Leah Millis / Reuters
A federal appeals court on Thursday ruled that President Donald Trump’s third attempt at a travel ban is likely unconstitutional, writing that, it “continues to exhibit a primarily religious anti-Muslim objective.”
The US Court of Appeals for the 4th Circuit upheld a lower court injunction that blocked the Trump administration from enforcing the travel ban, but put its order on hold while the US Supreme Court takes up the issue of the ban.
The president’s third travel ban is already before the Supreme Court, after the 9th Circuit ruled in December that it violated federal law. The 9th Circuit did not rule on the issue addressed by the 4th Circuit — whether the ban amounts to religious discrimination in violation of the US Constitution’s Establishment Clause — but the justices asked for briefing on the constitutional question as well.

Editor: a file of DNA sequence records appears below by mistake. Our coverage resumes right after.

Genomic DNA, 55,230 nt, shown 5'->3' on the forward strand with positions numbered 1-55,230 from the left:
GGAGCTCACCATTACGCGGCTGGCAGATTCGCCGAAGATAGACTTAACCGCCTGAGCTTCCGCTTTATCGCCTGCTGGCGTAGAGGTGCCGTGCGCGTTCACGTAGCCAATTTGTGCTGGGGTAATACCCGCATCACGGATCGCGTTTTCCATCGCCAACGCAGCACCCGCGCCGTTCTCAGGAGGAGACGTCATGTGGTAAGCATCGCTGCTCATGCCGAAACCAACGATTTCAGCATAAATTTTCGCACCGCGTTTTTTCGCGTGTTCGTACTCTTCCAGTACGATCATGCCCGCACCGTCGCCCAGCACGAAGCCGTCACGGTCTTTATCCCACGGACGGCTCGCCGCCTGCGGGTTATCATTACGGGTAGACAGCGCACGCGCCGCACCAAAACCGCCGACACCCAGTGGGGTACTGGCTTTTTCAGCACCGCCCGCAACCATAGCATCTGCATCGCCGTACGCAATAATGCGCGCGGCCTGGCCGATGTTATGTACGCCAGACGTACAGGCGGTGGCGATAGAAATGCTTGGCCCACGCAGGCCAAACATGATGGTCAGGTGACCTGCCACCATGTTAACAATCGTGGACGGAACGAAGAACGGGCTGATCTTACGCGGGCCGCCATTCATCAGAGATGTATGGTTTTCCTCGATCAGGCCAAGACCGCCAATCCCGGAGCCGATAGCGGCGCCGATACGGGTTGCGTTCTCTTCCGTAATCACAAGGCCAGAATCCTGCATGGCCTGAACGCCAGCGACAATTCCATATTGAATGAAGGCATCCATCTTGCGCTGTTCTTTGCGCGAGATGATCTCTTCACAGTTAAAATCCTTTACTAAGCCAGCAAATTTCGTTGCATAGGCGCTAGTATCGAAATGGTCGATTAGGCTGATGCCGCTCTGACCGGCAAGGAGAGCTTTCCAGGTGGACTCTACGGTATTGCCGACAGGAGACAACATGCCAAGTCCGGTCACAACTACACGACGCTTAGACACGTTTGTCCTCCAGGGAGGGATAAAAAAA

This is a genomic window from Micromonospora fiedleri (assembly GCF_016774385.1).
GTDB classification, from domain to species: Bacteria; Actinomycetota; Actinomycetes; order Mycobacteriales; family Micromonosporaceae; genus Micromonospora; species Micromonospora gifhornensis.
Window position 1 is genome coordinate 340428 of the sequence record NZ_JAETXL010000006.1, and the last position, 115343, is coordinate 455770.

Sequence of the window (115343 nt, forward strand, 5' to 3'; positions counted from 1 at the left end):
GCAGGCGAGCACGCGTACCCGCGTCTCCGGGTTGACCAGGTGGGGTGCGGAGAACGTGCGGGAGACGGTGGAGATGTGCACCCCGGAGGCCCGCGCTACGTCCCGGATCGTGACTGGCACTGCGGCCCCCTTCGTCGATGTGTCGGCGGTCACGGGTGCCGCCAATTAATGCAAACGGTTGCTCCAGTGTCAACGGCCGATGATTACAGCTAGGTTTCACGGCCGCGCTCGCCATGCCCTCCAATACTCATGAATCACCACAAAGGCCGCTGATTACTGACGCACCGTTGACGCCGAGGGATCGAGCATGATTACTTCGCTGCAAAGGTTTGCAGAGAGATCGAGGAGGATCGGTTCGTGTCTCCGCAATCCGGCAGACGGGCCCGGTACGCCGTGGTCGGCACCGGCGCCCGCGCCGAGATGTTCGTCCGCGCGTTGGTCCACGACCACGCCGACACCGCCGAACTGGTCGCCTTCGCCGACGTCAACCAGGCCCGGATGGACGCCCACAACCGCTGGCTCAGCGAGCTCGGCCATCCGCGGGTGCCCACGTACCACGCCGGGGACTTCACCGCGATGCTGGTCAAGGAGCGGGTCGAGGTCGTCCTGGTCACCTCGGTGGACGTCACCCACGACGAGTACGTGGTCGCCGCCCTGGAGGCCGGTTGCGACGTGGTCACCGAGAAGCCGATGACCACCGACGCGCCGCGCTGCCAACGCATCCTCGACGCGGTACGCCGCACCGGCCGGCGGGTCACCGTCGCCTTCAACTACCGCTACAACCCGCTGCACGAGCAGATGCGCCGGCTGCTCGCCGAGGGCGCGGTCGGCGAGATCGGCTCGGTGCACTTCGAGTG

The 4th Circuit sided in favor of the groups challenging the ban in a 9-4 decision. Chief Judge Roger Gregory wrote in the majority opinion that the government’s “proffered rationale for the Proclamation lies at odds with the statements of the President himself.”
“Plaintiffs here do not just plausibly allege with particularity that the Proclamation’s purpose is driven by anti-Muslim bias, they offer undisputed evidence of such bias: the words of the President,” Gregory wrote.
Gregory cited Trump’s “disparaging comments and tweets regarding Muslims,” the president’s repeated references to a Muslim ban, the fact that Trump’s previous travel bans were focused on majority-Muslim countries, and statements by Trump and his advisors that the latest order has the same goals as the previous ones.
This is a developing story. Check back for updates.